One of the best and worst things about living in Africa as an expatriate is the speed at which the unexpected happens. Just going to the shops, out of nowhere I was faced with a tribunal of very young Muslim girls curious about Muzungus (white people). They had lots of the kind of questions that only children have the innocence to ask, such as am I hairy all over and if they rub my skin will it turn theirs white. Occasionally these random riptides in the flow of your day evolve rapidly into what I can only describe as adventures. In the fall, I had one of these adventures that makes Africa for me.
A Boat Ride Into the Congo
At the moment we are deep in the Nairobi Headquarters section of the project; we have almost another month here yet. Our work is an eclectic mix of different aspects of different projects, from having sessions with different people and having the chance to seek out particular activities that we want to work on.
After this brief return to Nairobi, George, Theo, and I were then sent out to the Samburu Heartland (also in Kenya but located north of Nairobi). This held a special interest for me as I visited this area on a short safari six years ago and fell in love with it. In fact, when I returned to England after that first visit was when I started learning basic Swahili (which turned out to be a fairly good move, all things considered).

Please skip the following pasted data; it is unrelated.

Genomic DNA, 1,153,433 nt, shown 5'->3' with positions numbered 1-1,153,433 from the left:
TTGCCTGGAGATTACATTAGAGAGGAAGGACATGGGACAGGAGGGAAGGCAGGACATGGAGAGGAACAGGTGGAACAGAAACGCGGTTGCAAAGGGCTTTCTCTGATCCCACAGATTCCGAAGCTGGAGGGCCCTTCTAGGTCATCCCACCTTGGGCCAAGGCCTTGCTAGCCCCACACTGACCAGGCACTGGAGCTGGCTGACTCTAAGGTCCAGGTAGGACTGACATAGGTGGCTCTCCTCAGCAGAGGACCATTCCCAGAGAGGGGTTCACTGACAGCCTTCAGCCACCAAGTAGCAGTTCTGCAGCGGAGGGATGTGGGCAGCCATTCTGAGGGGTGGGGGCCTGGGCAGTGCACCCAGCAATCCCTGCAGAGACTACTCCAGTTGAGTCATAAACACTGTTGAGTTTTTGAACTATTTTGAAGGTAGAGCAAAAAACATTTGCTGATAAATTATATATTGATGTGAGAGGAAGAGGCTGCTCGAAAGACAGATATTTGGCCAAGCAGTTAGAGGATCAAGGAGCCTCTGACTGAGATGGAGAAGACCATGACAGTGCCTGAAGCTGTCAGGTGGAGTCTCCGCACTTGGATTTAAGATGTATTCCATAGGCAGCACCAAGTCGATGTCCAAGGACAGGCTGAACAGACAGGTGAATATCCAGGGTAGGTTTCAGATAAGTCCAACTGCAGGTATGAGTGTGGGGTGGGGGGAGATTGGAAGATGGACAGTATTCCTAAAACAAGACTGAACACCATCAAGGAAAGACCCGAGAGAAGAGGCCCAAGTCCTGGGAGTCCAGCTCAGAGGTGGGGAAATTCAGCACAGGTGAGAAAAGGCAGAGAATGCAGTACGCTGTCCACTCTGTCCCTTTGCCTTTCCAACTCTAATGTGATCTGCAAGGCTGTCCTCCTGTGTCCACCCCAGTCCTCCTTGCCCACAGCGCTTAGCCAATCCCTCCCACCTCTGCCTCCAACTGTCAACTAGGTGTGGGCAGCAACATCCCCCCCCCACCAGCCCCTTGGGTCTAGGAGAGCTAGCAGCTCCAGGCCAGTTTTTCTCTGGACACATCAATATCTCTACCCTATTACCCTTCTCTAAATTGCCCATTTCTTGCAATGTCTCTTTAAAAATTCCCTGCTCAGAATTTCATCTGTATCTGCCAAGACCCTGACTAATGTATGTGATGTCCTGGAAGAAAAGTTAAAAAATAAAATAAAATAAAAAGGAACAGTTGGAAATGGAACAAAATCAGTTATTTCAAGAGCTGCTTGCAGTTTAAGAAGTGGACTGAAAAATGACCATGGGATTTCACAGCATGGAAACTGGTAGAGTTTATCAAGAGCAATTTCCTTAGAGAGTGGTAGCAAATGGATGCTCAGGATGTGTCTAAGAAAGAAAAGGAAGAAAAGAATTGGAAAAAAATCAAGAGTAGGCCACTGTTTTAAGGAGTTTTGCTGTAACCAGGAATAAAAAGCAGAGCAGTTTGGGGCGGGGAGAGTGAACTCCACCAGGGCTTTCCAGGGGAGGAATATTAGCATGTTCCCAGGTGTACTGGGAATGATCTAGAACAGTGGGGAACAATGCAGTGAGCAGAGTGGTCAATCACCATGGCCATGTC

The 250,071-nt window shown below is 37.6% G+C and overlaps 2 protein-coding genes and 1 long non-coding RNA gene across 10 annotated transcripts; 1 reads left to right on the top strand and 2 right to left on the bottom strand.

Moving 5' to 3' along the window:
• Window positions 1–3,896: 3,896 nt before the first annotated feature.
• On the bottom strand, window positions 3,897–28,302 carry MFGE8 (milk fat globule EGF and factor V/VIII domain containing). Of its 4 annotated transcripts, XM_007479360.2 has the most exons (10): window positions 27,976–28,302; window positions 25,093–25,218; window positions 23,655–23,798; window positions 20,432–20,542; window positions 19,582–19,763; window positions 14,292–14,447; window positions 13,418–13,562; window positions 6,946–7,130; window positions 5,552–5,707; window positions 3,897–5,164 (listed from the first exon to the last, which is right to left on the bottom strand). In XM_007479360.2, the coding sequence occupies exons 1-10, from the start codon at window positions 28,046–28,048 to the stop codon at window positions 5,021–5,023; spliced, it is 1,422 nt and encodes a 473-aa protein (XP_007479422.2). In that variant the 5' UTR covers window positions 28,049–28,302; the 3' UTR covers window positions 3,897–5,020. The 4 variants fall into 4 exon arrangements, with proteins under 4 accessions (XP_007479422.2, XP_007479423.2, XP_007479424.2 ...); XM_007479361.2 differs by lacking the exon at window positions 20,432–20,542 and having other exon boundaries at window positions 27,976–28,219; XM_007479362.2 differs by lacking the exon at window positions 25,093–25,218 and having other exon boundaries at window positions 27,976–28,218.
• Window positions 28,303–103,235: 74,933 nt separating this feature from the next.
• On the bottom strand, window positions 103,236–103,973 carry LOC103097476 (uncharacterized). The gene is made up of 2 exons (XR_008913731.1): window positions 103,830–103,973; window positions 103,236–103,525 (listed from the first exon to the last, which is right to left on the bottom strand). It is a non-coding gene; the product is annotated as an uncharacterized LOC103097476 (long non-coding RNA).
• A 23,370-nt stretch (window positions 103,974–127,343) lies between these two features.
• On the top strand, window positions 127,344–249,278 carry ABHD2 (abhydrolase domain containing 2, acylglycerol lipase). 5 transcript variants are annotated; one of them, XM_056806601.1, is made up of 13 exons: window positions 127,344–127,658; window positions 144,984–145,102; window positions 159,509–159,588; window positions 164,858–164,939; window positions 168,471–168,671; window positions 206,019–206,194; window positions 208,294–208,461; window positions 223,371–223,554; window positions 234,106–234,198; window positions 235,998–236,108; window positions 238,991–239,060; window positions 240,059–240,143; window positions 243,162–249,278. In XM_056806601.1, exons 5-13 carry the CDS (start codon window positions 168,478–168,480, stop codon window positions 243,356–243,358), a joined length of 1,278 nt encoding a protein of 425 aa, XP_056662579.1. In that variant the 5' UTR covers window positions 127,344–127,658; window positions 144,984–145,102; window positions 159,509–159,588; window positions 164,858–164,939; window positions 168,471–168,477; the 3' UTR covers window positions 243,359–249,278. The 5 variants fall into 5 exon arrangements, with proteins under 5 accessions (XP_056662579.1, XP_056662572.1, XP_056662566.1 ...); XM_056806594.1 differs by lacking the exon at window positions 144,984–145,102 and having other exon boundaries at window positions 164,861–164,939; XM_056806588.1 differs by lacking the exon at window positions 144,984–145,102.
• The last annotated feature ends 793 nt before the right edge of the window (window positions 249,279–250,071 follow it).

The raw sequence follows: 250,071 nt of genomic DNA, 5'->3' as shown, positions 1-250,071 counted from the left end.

I'm Theo Way Nana. I was born in the heart of Africa, in the Democratic Republic of Congo (DRC), a country with huge and diverse ecological potential. DRC is the country of the mighty river Congo and of prestigious endemic species like the bonobos, okapi , and the Congo peacock. It is in this country that I spent my youth dreaming of a world that ensures intergenerational equity and one where people are the beneficiaries of natural resource use.
I recently started working for the African Wildlife Foundation (AWF) in its Conservation Management Training Program (CMTP). As with many of my previous travels, I have decided to blog about it: firstly, to reassure my mother that I am still alive, and secondly, so that anyone who is interested can get an idea of what I’m up to.